Chennai: Madras High Court on Wednesday directed the Tamil Nadu government to reconsider its decision to convert former chief minister Jayalalitha’s residence ” Veda Nilayam” into a memorial. The division bench of Madras High Court comprising of R Kirubakaran and Abdul Qudhose delivering the verdict suggested that the property can be used as residence cum Chief Minister’s office than converting it into a memorial.
Observing that by law J Deepa and J Deepak, niece and nephew of former chief minister Jayalalithaa, are her class II legal heirs, the bench observed that only a portion of the property can be converted to a memorial if required.
“If governments are allowed to use public money to acquire private properties then there will be no end to it”, observed the bench.
The court also dismissed Pugazhendis and one P Janakiraman petition to appoint them as administrators to administer the properties of Jayalalithaa worth over Rs 913 crore. The 24,000 square feet residence in Chennai is named “Veda Nilayam” after Jayalalithaa’s mother.
The court also directed the state and the petitioners to allot a few properties, according to their discretion and create a registered Public Trust in the name of their late aunt “Dr. J. Jayalalithaa” for the purpose of doing public and social service.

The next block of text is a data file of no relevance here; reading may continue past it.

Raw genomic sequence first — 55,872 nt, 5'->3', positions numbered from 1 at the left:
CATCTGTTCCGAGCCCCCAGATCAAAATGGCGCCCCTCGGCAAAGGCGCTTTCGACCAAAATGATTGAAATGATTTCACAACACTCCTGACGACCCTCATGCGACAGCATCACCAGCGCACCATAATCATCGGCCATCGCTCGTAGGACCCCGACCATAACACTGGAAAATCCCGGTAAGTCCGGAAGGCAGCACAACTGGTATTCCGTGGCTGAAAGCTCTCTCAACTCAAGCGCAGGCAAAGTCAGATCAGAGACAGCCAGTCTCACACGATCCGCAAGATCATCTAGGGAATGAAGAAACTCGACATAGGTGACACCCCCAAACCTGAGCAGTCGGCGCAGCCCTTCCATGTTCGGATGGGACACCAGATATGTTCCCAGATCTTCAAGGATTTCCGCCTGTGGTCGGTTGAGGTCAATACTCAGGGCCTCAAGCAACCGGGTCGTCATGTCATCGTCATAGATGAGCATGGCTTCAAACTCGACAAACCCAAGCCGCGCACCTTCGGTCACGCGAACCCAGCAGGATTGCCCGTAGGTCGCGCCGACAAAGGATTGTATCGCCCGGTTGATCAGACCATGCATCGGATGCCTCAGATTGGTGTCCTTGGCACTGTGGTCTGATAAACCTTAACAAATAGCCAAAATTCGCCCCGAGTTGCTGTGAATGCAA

The court ordered for a compliance report be filed within eight weeks.
Political commentator Tharasu Shyam told Express: “The Madras HC has asserted that J Deepa and J Deepak as the Class II legal heirs to the properties of J Jayalalithaa. This is as per the Hindu Succession Act. Apart from Veda Nilayam, Jayalalithaa has many other properties. Today’s verdict will help Deepa and Deepak in getting certificates as legal heirs from the officials concerned for the other properties. Apart from this, whatever the court said today are recommendations. There is no binding on the government or Deepa and Deepak to accept them.
The government has promulgated an Ordinance to convert Veda Nilayam as a memorial. But there is no legal suit against it before the court.
The general moral from this verdict is this: Like the late leader MG Ramachandran, everyone should leave a will stating how their properties should be dealt with after their demise.”